If there is one thing that is abundantly clear after Rick Kriseman’s first 100 days in office, it is that he is neither the second coming of Franklin Delano Roosevelt, nor is he anything like his predecessor, Bill Foster.
This past week, Kriseman marked the occasion of his first 100 days in office by distributing a report titled “100 Days, 100 Ways: St. Petersburg is moving forward together.” Among the highlights St. Pete has become a “Beta City” with Indino, a mobile app that can be used to highlight city festivals, sporting and arts events; the Police Department deployed a new unit of gun-sniffing dogs; and 1200 feet of old, undersized clay sewer pipes have been replaced with new 8″ PVC pipes to provide better service.
Of course it’s unfair to compare Kriseman to one of the greatest presidents of the 20th century, but it’s the Kriseman administration which put such a heavy emphasis on celebrating Mayor Rick’s first 100 days. All that was missing were fireside chats.
Actually, what substituted for that was an “unprecedented” gathering of 800 city employees at the Mahaffey Theater, where Kriseman, Deputy Mayor Kanika Tomalin, City Council Chairman Bill Dudley, and Tampa Bay Rays manager Joe Maddon rolled out Kriseman’s vision for his first term in office.
“Wow! This is impressive,” Kriseman said at the beginning of his presentation, although its unclear what was so impressive about corralling hundreds of government employees for an on-the-clock pep rally. Still, it had to be a heady moment for Kriseman, who had previous to winning the Mayor’s Office, spent the better part of the last decade having his ideas ignored by Republicans in Tallahassee.
The Tampa Bay Times Kameel Stanley concluded that Kriseman and Tomalin presentation focused more on how the two intend to lead, rather than specific actions or issues.
Tomanlin was omnipresent at the event, just as she has been omnipresent throughout Kriseman’s nascent administration. She is Al Gore to Kriseman’s Clinton — a strong number two who is comfortable enough in her own skin, but smart enough not to upstage her boss.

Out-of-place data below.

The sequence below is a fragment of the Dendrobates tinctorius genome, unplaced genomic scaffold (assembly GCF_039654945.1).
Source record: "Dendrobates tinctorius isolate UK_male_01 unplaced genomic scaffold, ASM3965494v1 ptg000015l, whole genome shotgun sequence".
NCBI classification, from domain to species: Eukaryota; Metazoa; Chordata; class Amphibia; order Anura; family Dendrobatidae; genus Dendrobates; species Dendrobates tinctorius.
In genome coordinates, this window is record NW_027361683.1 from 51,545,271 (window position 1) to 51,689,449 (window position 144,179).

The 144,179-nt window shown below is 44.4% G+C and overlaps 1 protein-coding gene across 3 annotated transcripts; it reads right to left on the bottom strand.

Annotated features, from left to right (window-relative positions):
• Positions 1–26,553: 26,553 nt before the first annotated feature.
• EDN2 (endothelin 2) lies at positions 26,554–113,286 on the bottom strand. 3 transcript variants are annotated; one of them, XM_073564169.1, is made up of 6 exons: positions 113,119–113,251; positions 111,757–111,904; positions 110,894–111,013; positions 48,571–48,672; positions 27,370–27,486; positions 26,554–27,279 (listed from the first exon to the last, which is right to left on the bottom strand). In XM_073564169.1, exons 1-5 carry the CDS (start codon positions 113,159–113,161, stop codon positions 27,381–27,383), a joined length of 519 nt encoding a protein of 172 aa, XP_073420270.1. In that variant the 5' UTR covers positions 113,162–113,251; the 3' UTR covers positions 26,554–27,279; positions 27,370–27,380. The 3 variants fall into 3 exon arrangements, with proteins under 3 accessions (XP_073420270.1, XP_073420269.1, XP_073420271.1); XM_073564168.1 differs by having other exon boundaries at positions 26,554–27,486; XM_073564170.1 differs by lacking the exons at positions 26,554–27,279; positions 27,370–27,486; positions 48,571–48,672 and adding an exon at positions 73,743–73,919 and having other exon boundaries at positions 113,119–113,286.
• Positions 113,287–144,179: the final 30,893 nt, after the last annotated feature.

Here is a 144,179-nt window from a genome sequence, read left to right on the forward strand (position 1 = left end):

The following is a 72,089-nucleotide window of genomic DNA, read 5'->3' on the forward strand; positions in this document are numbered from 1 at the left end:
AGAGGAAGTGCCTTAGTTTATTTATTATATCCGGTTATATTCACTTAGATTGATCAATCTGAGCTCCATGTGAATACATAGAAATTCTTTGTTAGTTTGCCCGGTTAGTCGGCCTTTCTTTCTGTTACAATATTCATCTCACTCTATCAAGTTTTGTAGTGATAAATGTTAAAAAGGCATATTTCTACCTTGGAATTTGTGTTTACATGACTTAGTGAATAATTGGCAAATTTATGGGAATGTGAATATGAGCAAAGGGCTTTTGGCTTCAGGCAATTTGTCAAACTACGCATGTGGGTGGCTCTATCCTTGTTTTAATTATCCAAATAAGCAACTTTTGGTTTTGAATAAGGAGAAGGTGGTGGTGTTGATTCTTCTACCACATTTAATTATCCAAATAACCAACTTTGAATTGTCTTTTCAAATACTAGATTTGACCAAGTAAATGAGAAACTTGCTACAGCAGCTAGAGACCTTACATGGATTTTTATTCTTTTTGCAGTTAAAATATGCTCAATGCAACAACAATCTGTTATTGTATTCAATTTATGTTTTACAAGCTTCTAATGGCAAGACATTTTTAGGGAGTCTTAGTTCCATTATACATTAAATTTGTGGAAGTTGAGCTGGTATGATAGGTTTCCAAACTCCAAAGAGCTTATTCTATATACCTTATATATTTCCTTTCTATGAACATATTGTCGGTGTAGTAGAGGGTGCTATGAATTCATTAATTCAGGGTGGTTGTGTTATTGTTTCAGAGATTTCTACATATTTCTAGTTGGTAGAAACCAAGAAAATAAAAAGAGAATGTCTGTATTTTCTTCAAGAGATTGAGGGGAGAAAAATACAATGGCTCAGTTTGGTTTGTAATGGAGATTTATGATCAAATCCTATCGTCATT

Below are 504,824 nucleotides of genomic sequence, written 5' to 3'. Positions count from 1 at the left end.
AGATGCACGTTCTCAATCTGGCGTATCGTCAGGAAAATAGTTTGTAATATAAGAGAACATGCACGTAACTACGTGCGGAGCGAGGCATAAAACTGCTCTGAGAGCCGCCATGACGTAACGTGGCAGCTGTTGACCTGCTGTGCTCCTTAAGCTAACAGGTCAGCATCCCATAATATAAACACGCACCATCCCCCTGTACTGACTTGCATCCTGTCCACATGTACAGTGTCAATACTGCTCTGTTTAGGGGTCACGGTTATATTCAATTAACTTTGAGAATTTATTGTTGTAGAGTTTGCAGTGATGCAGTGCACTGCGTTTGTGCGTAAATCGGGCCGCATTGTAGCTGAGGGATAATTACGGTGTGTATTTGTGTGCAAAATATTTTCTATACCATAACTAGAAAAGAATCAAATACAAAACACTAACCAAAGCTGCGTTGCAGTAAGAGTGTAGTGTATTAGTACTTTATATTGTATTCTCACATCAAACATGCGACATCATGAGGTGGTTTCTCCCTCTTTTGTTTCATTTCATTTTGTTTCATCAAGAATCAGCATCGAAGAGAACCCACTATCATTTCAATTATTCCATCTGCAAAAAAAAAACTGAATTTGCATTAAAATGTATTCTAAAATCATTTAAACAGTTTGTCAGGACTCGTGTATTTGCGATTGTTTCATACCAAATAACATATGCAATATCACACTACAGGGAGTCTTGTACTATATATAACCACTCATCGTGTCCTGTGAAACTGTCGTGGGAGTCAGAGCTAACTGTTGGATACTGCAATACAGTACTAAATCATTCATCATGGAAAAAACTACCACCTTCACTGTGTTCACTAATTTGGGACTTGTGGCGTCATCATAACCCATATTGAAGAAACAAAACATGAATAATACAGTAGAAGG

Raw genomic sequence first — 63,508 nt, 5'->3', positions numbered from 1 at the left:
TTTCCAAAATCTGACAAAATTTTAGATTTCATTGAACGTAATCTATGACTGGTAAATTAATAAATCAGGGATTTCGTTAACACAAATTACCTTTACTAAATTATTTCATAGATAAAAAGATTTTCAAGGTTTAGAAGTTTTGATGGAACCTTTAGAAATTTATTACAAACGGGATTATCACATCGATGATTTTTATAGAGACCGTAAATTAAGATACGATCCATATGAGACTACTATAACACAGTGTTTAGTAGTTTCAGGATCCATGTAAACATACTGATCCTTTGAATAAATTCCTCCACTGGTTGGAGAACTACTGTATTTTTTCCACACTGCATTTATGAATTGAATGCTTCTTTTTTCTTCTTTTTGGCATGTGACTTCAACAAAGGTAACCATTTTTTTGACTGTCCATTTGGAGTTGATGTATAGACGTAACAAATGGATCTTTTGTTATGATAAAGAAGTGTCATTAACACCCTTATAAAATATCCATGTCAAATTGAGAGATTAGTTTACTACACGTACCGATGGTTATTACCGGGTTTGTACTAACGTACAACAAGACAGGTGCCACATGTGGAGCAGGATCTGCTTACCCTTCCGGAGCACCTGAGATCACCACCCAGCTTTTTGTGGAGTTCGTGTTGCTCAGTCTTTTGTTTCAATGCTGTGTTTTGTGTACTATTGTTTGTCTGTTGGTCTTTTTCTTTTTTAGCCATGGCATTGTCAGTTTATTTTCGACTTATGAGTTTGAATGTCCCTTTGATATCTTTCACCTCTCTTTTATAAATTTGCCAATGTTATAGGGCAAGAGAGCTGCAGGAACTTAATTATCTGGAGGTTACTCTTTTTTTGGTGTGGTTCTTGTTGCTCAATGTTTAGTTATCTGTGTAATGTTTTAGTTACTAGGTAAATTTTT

Tomalin is the darling of the new administration. She is Kriseman’s insurance policy with the Tampa Bay Times, where Tomalin’s husband is a well-regarded reporter. She is also Kriseman’s insurance policy with the African American community, to which Kriseman can say, “Look who was my first appointment … a strong black woman!” She is a jack-of-all-trades, except it’s not clear what trades she will work on that would be worked on if her position did not exist.
The same can be said of much of Kriseman’s mayoral staff: It’s not that they aren’t good, well-meaning people, but if they did not show up at City Hall for a week, would anyone notice? Would the fire trucks no longer run? Would permits not be issued? Would the water not come out of the faucets?
For a million dollars a year, the mayoral staff has to be about more than making Kriseman look good at doing his job.
All of this said, Kriseman’s first 100 days are going along swimmingly, if for no other reason than it seems like the rest of the world woke up one day and decided St. Petersburg — the ‘burg — is in vogue. To cement this status, The New York Times named the city one of the must-visit places in the world.
The truth is, St. Petersburg continues to succeed IN SPITE of its elected leaders. The city’s four years under Bill Foster proved this.
And therein lies Kriseman’s greatest strength. Simply put, he is not Bill Foster.
The debate about what to do with The Pier is as muddled as ever. So what, Kriseman isn’t flip-flopping Foster, who managed to antagonize all sides of the debate.
The Rays are still stalemated at Tropicana Field. So what, Kriseman hasn’t said he some sort of ridiculous “secret plan” to keep the Rays, as Foster said he did.
In any number of ways, small and large, Kriseman is nothing like his befuddled, infuriating successor. He is a much stronger communicator, but so is a street sign when compared to Bill Foster.
Kriseman does not seem to be haunted by decades of sheltered existence, the way Foster, who worked at a funeral home as a teenager and in a cluttered, dusty wills and probate law office as a professional, carried himself.
Kriseman cannot do enough to embrace the change working its way through St. Petersburg, while Foster — who rode a scooter to City Hall and, at times, seemed to be playing the part of a police academy trainee — could not have been a bigger impediment.
Reviewing what I wrote about Foster’s own first 100 days in office, it’s remarkable how much controversy Foster generated. His first three major personnel decisions were to retain Goliath Davis, to eliminate five Park Ranger positions at Boyd Hill Nature Trail and to hire his former campaign manager for a $50,000 a year position.
Those first 100 days would be viewed as a relative high point for Foster.
So let me give credit to Rick Kriseman for something it would inappropriate of him to seek credit for: He is not Bill Foster. And that’s a good thing.